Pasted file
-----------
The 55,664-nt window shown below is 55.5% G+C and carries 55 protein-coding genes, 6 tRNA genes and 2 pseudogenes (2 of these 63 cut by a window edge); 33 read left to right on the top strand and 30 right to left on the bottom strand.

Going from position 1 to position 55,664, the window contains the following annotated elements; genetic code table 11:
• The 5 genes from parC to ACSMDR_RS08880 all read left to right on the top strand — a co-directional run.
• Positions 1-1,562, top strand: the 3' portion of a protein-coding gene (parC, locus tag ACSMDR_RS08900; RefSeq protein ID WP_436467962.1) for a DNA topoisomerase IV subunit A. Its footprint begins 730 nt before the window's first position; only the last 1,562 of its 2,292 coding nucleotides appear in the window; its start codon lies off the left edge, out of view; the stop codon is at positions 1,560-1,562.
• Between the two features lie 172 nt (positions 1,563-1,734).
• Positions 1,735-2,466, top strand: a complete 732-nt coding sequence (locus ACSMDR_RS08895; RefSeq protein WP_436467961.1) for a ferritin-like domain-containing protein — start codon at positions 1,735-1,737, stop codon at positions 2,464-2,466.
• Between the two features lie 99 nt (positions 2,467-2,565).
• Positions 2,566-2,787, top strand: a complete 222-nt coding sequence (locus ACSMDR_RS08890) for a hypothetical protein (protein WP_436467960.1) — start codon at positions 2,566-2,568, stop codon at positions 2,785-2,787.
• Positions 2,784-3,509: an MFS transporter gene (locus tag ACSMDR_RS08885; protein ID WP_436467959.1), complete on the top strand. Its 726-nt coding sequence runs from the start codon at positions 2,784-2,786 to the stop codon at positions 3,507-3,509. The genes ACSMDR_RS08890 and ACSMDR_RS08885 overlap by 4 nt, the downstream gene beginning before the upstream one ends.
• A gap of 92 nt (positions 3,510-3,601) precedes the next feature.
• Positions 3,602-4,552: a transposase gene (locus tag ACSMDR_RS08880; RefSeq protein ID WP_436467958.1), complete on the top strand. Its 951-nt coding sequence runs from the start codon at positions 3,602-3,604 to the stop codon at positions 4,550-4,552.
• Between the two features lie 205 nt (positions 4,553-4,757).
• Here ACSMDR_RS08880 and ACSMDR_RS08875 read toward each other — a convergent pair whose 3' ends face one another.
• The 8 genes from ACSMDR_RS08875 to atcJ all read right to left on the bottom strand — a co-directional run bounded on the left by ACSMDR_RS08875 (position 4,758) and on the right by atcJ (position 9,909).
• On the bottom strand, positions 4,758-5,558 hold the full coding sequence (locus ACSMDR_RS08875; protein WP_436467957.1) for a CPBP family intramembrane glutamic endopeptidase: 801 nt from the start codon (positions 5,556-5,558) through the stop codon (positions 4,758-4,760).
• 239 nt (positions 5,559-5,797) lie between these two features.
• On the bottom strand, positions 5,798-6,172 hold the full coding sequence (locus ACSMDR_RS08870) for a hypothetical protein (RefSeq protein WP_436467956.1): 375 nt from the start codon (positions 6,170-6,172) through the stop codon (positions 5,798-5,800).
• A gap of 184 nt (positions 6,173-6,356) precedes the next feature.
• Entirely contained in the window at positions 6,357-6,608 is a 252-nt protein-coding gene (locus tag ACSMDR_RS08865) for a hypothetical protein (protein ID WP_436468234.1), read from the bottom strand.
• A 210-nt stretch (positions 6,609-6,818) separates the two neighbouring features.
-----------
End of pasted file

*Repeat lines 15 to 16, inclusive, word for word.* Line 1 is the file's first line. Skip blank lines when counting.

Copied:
• On the bottom strand, positions 4,758-5,558 hold the full coding sequence (locus ACSMDR_RS08875; protein WP_436467957.1) for a CPBP family intramembrane glutamic endopeptidase: 801 nt from the start codon (positions 5,556-5,558) through the stop codon (positions 4,758-4,760).
• 239 nt (positions 5,559-5,797) lie between these two features.